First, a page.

Tuesday, 10 January 2012

JPNHS alumni group eyed for restructure

THE JPNHS Alumni Association needs an overhaul to pave way for three core groups that would formulate policies and plans and run its projects for deserving beneficiaries in Mambulao.

Sam Tatom ... overhaul is in order
This was proposed by prominent alumni Sam Tatom, hoping that it would be taken up during the general assembly meeting at the alumni reunion in April 28-29, 2012.

Tatom said the existing group will be the one to handle and carry out “our objectives” through the proposed three core groups.

He said he believes that those alumni who are now in their past 30s would be the one to support the group’s plan, noting that the younger sets of Mambulaoans would not be interested to come along.

Tatom, who was banking on majority of the roughly 10,000 members, said that with only little prodding they would rise up to the challenge to join in the crusade to make a change in the community.

Here, Tatom said in email sent to ’66 batch mates, “we need proper planning and handling to entice the majority members to support this drive”.

A copy was furnished the MWBuzz.

Tatom said the core groups will be as follows:

1) Mambulao group composed of town Mayor Dong Padilla, the municipal engineer, the JPNHS principal, a local lawyer and an elder member of the community;

2) Manila group composed of the current JPNHS president Beth Alvero, LaPIMa president Alex Reuyan, the alumni VP-Manila group Cynthia Ygbarola, two senior alumni members, namely Jun Espana and Renato Jimeno.

3) International group composed of five members: Matt Espana (Califonia), Percy Ostonal (Michigan), Edgar Aler (California), Manny Malangyaon (Toronto, Canada) and Alfredo P Hernandez (Papua New Guinea).

Five senior alumni with no voting rights will comprise the board of advisers: Eddie Tarog, Joel Torregoza, Sam Tatom and two other still unnamed members.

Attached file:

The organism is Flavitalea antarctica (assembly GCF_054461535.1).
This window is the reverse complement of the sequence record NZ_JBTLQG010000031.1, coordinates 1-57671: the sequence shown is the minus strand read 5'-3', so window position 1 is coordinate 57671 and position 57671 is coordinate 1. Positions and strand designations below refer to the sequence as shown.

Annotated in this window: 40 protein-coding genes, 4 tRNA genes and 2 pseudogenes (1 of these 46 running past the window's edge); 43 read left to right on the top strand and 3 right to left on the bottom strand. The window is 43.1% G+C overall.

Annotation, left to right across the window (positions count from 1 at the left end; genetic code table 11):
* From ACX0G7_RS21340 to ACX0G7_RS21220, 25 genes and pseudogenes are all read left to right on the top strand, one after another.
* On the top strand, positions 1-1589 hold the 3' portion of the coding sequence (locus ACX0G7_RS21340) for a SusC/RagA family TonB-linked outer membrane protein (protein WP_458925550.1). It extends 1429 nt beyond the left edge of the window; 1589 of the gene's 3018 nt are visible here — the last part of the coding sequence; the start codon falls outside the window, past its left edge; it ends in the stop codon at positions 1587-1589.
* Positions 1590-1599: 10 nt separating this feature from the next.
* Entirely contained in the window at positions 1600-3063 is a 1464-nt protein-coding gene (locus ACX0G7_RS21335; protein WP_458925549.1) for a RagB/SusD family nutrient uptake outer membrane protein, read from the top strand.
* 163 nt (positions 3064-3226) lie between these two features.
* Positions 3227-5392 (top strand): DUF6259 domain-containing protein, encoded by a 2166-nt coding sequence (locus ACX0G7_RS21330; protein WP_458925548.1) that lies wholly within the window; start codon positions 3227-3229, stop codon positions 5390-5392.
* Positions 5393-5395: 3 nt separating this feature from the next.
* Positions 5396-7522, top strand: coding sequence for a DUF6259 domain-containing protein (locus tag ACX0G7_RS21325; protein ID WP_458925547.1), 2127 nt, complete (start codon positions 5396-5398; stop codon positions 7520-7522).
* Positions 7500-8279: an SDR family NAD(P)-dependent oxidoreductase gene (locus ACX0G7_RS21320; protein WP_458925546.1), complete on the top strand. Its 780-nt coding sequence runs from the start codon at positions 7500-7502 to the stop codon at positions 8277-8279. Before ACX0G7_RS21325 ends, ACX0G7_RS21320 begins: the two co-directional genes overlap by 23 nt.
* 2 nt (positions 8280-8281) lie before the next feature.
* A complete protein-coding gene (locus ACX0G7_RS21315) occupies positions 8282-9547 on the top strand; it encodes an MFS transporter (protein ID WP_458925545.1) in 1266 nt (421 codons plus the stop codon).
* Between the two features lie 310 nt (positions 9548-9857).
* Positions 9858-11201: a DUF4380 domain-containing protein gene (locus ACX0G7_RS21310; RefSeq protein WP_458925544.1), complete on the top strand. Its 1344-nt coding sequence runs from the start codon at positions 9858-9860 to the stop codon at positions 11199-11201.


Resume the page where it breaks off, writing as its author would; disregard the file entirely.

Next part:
Tatom said that the proposed core group members will automatically become directors, whose job is to come up with plans and formulate ideas on how to go about the group’s operations.

“The names that I brought in are just suggestions subject to change,” he said, urging members to suggest “reliable working Mambulaoans”.

Tatom also stressed the need to set up a secretariat whose jobs include the creation of members’ directory (name, postal addressed, email addresses, landline phone numbers and cell phone numbers.)

One of the secretariat’s vital jobs is to find donors to help fund the group’s education and livelihood projects.

Tatom said donors could be politicians (congressmen and senators), domestic and overseas corporate donors and private individuals who could be based in the Philippines as well as overseas.

The secretariat would also work to seek aids from donor groups in Japan, Europe and US.

Tatom said the alumni’s priority projects include Tesda scholarships for 16 deserving Mambulaoan youths – four each from Larap, Parang, J Panganiban and Pag-Asa.

Livelihood projects are also being planned to provide low-income Mambulaoans more source of livelihood.

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